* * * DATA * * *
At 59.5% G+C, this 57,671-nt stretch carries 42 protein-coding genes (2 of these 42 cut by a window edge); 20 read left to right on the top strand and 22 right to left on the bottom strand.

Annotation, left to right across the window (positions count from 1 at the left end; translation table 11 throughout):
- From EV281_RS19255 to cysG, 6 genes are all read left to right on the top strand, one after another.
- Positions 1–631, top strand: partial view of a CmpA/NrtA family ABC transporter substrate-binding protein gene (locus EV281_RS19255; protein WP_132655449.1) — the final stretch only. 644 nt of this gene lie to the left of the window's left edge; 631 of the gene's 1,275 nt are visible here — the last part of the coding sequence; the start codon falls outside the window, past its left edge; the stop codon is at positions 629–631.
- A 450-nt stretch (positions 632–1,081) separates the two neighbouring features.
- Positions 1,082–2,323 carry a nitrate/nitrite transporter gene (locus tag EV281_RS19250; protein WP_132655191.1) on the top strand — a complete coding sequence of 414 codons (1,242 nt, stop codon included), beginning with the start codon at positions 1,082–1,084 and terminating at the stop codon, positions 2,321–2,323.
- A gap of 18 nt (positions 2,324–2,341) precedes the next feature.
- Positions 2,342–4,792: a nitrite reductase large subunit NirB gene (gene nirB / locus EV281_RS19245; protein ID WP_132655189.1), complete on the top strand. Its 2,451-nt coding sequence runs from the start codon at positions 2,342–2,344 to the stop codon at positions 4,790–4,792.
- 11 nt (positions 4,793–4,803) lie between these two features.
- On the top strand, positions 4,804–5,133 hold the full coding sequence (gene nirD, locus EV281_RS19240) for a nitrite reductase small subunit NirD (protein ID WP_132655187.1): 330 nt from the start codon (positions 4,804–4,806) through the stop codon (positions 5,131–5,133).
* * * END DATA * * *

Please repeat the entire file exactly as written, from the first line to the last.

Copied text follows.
At 59.5% G+C, this 57,671-nt stretch carries 42 protein-coding genes (2 of these 42 cut by a window edge); 20 read left to right on the top strand and 22 right to left on the bottom strand.

Annotation, left to right across the window (positions count from 1 at the left end; translation table 11 throughout):
- From EV281_RS19255 to cysG, 6 genes are all read left to right on the top strand, one after another.
- Positions 1–631, top strand: partial view of a CmpA/NrtA family ABC transporter substrate-binding protein gene (locus EV281_RS19255; protein WP_132655449.1) — the final stretch only. 644 nt of this gene lie to the left of the window's left edge; 631 of the gene's 1,275 nt are visible here — the last part of the coding sequence; the start codon falls outside the window, past its left edge; the stop codon is at positions 629–631.
- A 450-nt stretch (positions 632–1,081) separates the two neighbouring features.
- Positions 1,082–2,323 carry a nitrate/nitrite transporter gene (locus tag EV281_RS19250; protein WP_132655191.1) on the top strand — a complete coding sequence of 414 codons (1,242 nt, stop codon included), beginning with the start codon at positions 1,082–1,084 and terminating at the stop codon, positions 2,321–2,323.
- A gap of 18 nt (positions 2,324–2,341) precedes the next feature.
- Positions 2,342–4,792: a nitrite reductase large subunit NirB gene (gene nirB / locus EV281_RS19245; protein ID WP_132655189.1), complete on the top strand. Its 2,451-nt coding sequence runs from the start codon at positions 2,342–2,344 to the stop codon at positions 4,790–4,792.
- 11 nt (positions 4,793–4,803) lie between these two features.
- On the top strand, positions 4,804–5,133 hold the full coding sequence (gene nirD, locus EV281_RS19240) for a nitrite reductase small subunit NirD (protein ID WP_132655187.1): 330 nt from the start codon (positions 4,804–4,806) through the stop codon (positions 5,131–5,133).